News from Jackson County...

AUGUST 14, 2002


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A complete history of Jackson County, Georgia from 1796 to the present. Written in narrative style for easy reading. Includes material not found in other books about Jackson County.

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OPINIONS
Jackson County opinion page

Rochelle Beckstein
Waste not, want not
Paper towels. Paper napkins. Toilet paper. Paper plates. Plastic spoons and forks. Sandwich baggies. Ziploc bags.

Phillip Sartain
Found and lost
Last week I found a wad of money in my pants pocket while dressing for work. It was such an unexpected pleasure that I did a little celebration jig in the bedroom. But that was before I took the time to stop and think about my good fortune.

Frank Gillespiie
Remembering
My Uncle Ben
We all come into this world surrounded by voices. Those voices, whether they are from relatives, teachers, ministers or family friends, play a major role in determining the path our lives will take.

Zach Mitcham
So long to the Braves
No, this is not another rant about a possible strike, though I’m still pretty ticked off thinking about it.


SPORTS

Tigers, Spartans To Pop Pads In Thurs. Scrimmage
Preseason scrimmages are essentially high school football’s version of NFL exhibition games.
They give coaches the chance to finally see their team practice against someone else for a change.

Panthers set to host White County on Friday night
After three solid weeks of clashing against teammates this preseason, the Jackson County Panthers will get an opportunity to find out how far they’ve come and how much they need to improve, as White County comes calling for a scrimmage game Friday night at Panther Field.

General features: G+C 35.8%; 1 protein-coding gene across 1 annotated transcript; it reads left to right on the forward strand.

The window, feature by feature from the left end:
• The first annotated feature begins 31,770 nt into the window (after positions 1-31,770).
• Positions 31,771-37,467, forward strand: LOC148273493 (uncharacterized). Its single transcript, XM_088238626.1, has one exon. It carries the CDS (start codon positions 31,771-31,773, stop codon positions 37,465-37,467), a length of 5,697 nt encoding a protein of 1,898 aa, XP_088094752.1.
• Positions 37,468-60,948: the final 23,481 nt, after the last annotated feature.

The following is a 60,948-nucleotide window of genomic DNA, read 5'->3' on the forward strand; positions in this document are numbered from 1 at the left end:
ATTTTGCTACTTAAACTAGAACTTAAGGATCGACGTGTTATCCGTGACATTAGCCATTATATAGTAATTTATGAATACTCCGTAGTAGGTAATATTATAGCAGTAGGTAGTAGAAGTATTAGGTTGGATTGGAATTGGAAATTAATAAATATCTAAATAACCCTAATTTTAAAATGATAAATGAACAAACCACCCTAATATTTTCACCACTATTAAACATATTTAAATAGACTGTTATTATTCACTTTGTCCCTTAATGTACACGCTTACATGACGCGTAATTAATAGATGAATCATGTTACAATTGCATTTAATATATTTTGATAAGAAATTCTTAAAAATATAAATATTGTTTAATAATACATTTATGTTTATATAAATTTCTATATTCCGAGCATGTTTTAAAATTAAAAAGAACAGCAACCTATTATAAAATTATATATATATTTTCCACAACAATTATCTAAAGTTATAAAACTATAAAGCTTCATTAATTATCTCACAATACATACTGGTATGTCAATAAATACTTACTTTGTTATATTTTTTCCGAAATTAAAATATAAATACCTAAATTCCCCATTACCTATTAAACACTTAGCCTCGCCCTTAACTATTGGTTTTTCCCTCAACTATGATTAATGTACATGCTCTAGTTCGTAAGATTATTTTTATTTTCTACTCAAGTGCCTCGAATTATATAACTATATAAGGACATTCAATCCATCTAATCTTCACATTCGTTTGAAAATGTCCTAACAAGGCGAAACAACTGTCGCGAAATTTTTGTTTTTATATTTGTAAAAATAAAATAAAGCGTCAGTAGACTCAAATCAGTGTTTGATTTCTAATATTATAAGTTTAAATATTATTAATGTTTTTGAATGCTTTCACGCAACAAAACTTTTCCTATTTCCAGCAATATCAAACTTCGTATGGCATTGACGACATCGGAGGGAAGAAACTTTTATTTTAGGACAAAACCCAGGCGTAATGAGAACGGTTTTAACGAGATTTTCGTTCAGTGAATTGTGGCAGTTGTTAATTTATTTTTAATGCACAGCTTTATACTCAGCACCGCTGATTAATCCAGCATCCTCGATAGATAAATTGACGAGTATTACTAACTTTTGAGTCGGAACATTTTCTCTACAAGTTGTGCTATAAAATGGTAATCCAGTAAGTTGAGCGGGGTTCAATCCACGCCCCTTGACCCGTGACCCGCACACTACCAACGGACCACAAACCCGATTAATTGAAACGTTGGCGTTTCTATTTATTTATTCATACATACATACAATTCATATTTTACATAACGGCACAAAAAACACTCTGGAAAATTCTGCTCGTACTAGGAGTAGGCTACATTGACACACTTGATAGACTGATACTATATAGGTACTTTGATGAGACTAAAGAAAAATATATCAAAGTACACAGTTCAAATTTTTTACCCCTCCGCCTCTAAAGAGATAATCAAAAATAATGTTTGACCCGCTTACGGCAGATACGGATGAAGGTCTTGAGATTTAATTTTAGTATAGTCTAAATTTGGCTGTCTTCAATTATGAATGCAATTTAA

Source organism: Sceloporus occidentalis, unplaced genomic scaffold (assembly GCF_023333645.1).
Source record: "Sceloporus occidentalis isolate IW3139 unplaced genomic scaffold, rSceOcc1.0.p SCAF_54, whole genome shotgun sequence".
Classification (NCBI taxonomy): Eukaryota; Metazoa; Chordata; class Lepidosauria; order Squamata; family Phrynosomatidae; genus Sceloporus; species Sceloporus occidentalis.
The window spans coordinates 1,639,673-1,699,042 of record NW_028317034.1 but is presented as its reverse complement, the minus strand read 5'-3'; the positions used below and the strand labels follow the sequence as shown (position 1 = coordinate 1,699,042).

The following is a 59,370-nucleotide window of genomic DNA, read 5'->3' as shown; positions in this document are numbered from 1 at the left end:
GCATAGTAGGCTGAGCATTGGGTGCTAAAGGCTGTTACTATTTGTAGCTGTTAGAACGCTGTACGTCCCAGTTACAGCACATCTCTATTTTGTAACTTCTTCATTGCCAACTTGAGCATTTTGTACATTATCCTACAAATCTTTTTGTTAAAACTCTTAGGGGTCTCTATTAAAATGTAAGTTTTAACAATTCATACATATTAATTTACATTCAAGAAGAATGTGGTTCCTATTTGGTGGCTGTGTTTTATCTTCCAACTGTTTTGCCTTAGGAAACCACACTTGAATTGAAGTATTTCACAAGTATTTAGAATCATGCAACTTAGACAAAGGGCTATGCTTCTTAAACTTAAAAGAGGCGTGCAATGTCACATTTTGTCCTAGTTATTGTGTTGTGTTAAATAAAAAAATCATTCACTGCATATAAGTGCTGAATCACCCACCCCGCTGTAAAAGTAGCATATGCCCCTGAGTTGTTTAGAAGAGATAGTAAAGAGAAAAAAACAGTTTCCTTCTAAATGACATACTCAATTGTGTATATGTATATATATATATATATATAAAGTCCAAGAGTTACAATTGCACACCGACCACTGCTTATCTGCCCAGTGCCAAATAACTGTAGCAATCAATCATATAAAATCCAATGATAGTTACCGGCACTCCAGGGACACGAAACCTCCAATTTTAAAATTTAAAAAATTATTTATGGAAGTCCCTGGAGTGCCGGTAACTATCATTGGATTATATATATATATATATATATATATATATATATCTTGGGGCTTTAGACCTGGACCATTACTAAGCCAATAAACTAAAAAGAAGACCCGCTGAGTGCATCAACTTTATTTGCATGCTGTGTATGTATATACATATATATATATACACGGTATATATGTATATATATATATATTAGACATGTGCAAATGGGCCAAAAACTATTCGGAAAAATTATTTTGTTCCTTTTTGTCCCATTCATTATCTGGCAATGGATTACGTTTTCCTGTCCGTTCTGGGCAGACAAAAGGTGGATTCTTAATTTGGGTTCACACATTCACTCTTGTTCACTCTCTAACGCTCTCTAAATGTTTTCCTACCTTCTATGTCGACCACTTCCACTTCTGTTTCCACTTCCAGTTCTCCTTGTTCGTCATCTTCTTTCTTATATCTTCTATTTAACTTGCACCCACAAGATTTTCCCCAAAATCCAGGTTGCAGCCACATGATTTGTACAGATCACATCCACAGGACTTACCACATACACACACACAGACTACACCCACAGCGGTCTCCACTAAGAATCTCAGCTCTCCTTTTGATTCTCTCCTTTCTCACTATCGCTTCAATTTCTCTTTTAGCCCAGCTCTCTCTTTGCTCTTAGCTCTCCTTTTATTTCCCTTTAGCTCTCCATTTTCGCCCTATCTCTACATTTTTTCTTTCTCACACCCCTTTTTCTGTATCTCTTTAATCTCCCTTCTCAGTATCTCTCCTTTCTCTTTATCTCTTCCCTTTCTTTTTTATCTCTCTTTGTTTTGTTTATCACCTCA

Navas looking for improvement following scrimmage
After traveling to Greene County Friday for their first scrimmage of the preseason, Jefferson High School has much to work on before the start of the upcoming season, according to their coach Bill Navas.


Neighboorhood News ..
MADISON COUNTY
BOE post up for grabs
Madison County District 1 voters will choose Tuesday between school board incumbent Robert Haggard and challenger Greg Bleakley.

Rec leaders, BOC discuss Perpall’s recent reprimand
The recent BOC reprimand of recreation director Dick Perpall was again a source of contention Thursday night, as commissioners met with recreation board and Little League board members.

County sued over denial of Hwy. 72 rezoning
A zoning conflict regarding a proposed Hwy. 72 subdivision is headed to court.

County, cities ponder LOST distribution
County and city government officials have 60 days to come up with a plan on how to distribute Madison County’s share of state Local Option Sales Tax (LOST) funds, or risk losing the money.


Neighborhood News...
BANKS COUNTY
IDA wants meeting with officials on growth
The Banks County Industrial Development Authority wants to make sure all county officials agree on how to best handle impending growth.

Baldwin homestead exemption set for vote
Baldwin residents will go to the polls to vote on receiving a homestead exemption in the August 20 election.

County’s water treatment plant receives ‘Plant of The Year’ award
The Georgia Water and Pollution Control Association has recognized the Banks County water system/Mountain Creek water treatment plant with the association’s 2001-2002 award for operating efficiency and excellent service.

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HOME DESTROYED BY FIRE

Bordus and Grace Steward’s home on Jackson Trail Road was destroyed in a fire Thursday. No one was hurt, but the couple was treated at the scene for smoke inhalation. The Jackson Trail, Jefferson, Arcade and Jackson County Correctional Institute Fire Departments responded to the blaze. Fire officials say the cause of the fire was electrical.